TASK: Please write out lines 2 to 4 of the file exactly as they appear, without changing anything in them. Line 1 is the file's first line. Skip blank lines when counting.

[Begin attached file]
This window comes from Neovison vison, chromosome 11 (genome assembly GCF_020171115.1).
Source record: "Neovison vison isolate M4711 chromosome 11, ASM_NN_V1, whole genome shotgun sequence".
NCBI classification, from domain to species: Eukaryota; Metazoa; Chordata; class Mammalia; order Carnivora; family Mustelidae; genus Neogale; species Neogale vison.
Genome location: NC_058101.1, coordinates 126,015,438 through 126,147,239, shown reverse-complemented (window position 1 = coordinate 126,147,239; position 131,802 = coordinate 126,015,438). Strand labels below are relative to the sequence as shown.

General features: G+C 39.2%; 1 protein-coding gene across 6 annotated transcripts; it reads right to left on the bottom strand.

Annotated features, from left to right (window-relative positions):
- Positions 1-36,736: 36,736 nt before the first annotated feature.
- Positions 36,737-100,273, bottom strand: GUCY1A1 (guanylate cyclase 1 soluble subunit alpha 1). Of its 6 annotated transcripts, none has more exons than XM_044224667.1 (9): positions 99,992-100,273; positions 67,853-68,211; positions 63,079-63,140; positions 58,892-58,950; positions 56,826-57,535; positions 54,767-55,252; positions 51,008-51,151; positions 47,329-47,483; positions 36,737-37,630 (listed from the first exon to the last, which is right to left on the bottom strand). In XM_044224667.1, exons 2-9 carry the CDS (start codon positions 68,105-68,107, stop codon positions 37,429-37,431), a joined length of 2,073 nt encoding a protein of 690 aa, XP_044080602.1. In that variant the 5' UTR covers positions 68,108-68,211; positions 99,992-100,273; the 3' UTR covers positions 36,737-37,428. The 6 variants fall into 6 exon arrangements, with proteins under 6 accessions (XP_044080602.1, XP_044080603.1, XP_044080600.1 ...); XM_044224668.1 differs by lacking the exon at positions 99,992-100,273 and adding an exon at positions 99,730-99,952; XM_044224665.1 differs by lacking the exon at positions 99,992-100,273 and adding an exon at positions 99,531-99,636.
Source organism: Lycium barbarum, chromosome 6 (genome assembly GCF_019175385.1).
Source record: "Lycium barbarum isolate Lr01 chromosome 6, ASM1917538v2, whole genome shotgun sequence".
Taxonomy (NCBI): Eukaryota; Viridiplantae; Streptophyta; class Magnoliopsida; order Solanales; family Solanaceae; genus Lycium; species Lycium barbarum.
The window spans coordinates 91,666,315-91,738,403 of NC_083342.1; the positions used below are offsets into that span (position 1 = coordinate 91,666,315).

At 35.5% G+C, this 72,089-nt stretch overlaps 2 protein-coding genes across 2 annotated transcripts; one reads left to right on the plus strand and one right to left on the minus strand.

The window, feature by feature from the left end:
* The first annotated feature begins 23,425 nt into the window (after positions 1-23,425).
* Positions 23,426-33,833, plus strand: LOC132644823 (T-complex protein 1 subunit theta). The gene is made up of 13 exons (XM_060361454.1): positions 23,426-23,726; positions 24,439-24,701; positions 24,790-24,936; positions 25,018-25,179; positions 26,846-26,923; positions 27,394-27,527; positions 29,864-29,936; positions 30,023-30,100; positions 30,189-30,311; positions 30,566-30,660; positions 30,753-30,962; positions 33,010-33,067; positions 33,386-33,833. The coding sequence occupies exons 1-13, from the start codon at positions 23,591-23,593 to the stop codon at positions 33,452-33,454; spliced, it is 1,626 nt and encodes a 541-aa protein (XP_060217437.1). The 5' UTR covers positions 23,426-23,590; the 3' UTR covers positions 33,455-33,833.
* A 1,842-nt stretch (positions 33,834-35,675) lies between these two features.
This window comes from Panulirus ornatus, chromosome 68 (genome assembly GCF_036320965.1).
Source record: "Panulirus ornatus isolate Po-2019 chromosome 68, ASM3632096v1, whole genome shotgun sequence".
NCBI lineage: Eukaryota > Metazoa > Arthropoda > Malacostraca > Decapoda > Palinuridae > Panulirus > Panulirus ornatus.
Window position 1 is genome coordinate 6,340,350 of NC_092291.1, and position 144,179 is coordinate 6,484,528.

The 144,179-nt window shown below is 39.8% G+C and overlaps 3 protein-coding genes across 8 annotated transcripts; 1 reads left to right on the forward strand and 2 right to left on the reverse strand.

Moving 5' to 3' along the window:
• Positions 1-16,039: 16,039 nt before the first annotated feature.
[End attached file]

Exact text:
Source record: "Neovison vison isolate M4711 chromosome 11, ASM_NN_V1, whole genome shotgun sequence".
NCBI classification, from domain to species: Eukaryota; Metazoa; Chordata; class Mammalia; order Carnivora; family Mustelidae; genus Neogale; species Neogale vison.
Genome location: NC_058101.1, coordinates 126,015,438 through 126,147,239, shown reverse-complemented (window position 1 = coordinate 126,147,239; position 131,802 = coordinate 126,015,438). Strand labels below are relative to the sequence as shown.